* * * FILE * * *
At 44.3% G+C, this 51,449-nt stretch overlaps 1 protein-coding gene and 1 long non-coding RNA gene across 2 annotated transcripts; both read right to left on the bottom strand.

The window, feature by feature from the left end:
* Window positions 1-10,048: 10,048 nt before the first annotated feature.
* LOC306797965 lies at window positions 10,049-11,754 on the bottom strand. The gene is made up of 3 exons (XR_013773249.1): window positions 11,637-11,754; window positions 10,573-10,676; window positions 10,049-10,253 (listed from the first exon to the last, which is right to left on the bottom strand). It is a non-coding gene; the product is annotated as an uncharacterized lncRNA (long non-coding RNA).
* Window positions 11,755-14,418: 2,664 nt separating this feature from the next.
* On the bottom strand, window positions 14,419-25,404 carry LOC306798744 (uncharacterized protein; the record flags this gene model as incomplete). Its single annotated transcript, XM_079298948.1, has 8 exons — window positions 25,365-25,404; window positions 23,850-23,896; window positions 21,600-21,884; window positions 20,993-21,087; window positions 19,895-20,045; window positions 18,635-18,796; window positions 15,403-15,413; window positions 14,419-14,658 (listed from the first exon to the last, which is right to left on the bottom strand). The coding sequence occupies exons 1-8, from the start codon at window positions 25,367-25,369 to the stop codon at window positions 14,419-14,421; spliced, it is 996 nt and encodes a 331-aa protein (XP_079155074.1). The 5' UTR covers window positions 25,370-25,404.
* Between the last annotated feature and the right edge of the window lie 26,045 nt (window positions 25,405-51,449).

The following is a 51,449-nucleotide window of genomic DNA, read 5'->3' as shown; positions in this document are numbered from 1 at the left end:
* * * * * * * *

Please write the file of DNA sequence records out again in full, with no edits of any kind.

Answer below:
At 44.3% G+C, this 51,449-nt stretch overlaps 1 protein-coding gene and 1 long non-coding RNA gene across 2 annotated transcripts; both read right to left on the bottom strand.

The window, feature by feature from the left end:
* Window positions 1-10,048: 10,048 nt before the first annotated feature.
* LOC306797965 lies at window positions 10,049-11,754 on the bottom strand. The gene is made up of 3 exons (XR_013773249.1): window positions 11,637-11,754; window positions 10,573-10,676; window positions 10,049-10,253 (listed from the first exon to the last, which is right to left on the bottom strand). It is a non-coding gene; the product is annotated as an uncharacterized lncRNA (long non-coding RNA).
* Window positions 11,755-14,418: 2,664 nt separating this feature from the next.
* On the bottom strand, window positions 14,419-25,404 carry LOC306798744 (uncharacterized protein; the record flags this gene model as incomplete). Its single annotated transcript, XM_079298948.1, has 8 exons — window positions 25,365-25,404; window positions 23,850-23,896; window positions 21,600-21,884; window positions 20,993-21,087; window positions 19,895-20,045; window positions 18,635-18,796; window positions 15,403-15,413; window positions 14,419-14,658 (listed from the first exon to the last, which is right to left on the bottom strand). The coding sequence occupies exons 1-8, from the start codon at window positions 25,367-25,369 to the stop codon at window positions 14,419-14,421; spliced, it is 996 nt and encodes a 331-aa protein (XP_079155074.1). The 5' UTR covers window positions 25,370-25,404.
* Between the last annotated feature and the right edge of the window lie 26,045 nt (window positions 25,405-51,449).

The following is a 51,449-nucleotide window of genomic DNA, read 5'->3' as shown; positions in this document are numbered from 1 at the left end: